Reviews by Evelyn C. Leeper

Reviews by Evelyn C. Leeper

All reviews copyright 1984-2016 Evelyn C. Leeper.

THE ANNOTATED HOBBIT by J. R. R. Tolkien, with annotations by Douglas A. Anderson:

[From "This Week's Reading", MT VOID, 09/16/2016]

THE ANNOTATED HOBBIT by J. R. R. Tolkien, with annotations by Douglas A. Anderson (ISBN 978-0-618-13470-0) got very good reviews, and I generally like annotated editions of classics. However, the majority of the annotations for this are noting the differences between the 1937 and 1951 editions, which are usually minor changes in phrasing. A lot of the remainder are philological in nature, indicating the sources (Scandinavian, Old English, and so on) for many of the words and names. Very few seem to be about the actual content--the origins of the Ring, or the number of White Wizards in Middle Earth.

It does include an assortment of illustrations from various editions of THE HOBBIT, although many that were in color in them are rendered in black-and-white here. (There are a few color plates.)

And the layout of the annotations is less than ideal. As I have noted in comments on other annotated books, there are two ways of solving the "runaway annotation problem" (the annotation is so long it continues onto the next page) when doing annotations as a separate column in the margins (rather than as footnotes).

The first is to let the columns run independently of each other, which can result in (for example) the annotation for text on page 20 not appearing until page 23. The only rule here is that annotations do not start *before* the text they annotate. The second is to halt the text until the long annotation finishes, if necessary having two annotation columns and no text column on a page. This happens of necessity at the end of the chapter anyway, and is much easier to follow when one is reading, so I prefer this. However, THE ANNOTATED HOBBIT uses the first method.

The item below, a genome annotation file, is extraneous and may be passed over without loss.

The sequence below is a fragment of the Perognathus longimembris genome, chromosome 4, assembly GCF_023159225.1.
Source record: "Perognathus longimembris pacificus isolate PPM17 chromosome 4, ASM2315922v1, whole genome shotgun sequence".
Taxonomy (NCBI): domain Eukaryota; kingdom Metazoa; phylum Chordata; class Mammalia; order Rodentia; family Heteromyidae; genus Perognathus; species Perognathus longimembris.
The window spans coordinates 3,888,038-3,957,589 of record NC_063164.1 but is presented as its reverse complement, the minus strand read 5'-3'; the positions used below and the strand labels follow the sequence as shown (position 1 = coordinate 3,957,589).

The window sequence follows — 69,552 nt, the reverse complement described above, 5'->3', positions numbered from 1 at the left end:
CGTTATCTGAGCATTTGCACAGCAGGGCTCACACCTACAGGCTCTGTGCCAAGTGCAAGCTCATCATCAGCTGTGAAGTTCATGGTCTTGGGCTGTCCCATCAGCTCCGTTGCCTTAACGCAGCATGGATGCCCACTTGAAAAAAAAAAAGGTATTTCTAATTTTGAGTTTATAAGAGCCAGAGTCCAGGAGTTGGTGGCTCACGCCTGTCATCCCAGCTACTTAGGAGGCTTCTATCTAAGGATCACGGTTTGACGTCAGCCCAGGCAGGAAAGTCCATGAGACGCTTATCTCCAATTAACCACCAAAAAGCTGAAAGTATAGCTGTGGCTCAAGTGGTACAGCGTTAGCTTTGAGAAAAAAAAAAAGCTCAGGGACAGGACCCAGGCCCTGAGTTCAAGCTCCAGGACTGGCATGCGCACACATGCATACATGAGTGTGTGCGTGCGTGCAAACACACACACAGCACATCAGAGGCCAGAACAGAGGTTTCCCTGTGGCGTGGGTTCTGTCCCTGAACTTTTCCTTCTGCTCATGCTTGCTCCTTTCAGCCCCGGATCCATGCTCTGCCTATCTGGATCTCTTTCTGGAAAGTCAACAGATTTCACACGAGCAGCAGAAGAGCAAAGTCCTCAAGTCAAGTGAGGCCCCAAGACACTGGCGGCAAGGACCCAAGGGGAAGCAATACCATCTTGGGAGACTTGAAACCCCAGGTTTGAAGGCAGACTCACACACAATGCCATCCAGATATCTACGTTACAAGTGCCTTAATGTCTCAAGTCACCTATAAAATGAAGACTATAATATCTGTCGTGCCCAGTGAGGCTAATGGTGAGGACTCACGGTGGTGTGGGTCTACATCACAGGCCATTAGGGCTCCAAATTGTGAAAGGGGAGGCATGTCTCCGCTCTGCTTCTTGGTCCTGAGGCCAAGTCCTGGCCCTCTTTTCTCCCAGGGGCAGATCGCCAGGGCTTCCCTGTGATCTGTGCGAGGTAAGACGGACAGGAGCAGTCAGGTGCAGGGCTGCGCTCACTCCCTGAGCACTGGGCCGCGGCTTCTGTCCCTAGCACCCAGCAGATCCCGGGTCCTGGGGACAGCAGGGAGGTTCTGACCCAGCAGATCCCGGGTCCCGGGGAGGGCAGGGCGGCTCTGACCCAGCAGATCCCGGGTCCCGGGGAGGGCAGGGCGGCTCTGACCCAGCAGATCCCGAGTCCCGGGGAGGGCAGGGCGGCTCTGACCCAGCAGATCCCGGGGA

If you're interested in textual minutiae, you might like this, but most readers will find the annotations of little use.

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[From "This Week's Reading", MT VOID, 07/23/2004]

When I bought J. R. R. Tolkien's SMITH OF WOOTON MAJOR & FARMER GILES OF HAM (ISBN 0-345-27351-6 and ISBN 0-618-00936-1) it was one mass-market paperback; now they are two trade paperbacks. Back then, the appeal was that these were the only other works available by Tolkien other than THE HOBBIT and THE LORD OF THE RINGS. Now, the appeal is more that these are about the only other works published under Tolkien's name that are primarily his work (other than THE SILMARILLION). They are enjoyable enough children's fables (albeit with a bite), but not necessarily better than a lot of similar works. I guess I'm saying that if you pick these up expecting another "Lord of the Rings" experience, you will probably be disappointed.

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THE HOBBIT by J. R. R. Tolkien:

[From "This Week's Reading", MT VOID, 12/28/2012]

Of course, everyone seems to have it in for rich people. Even J. R. R. Tolkien, in THE HOBBIT (ISBN 978-0-618-15083-3) says of Smaug's rage that it was "the sort of rage that is only seen when rich folk that have more than they can enjoy suddenly lose something that they have long had but have never before used or wanted."

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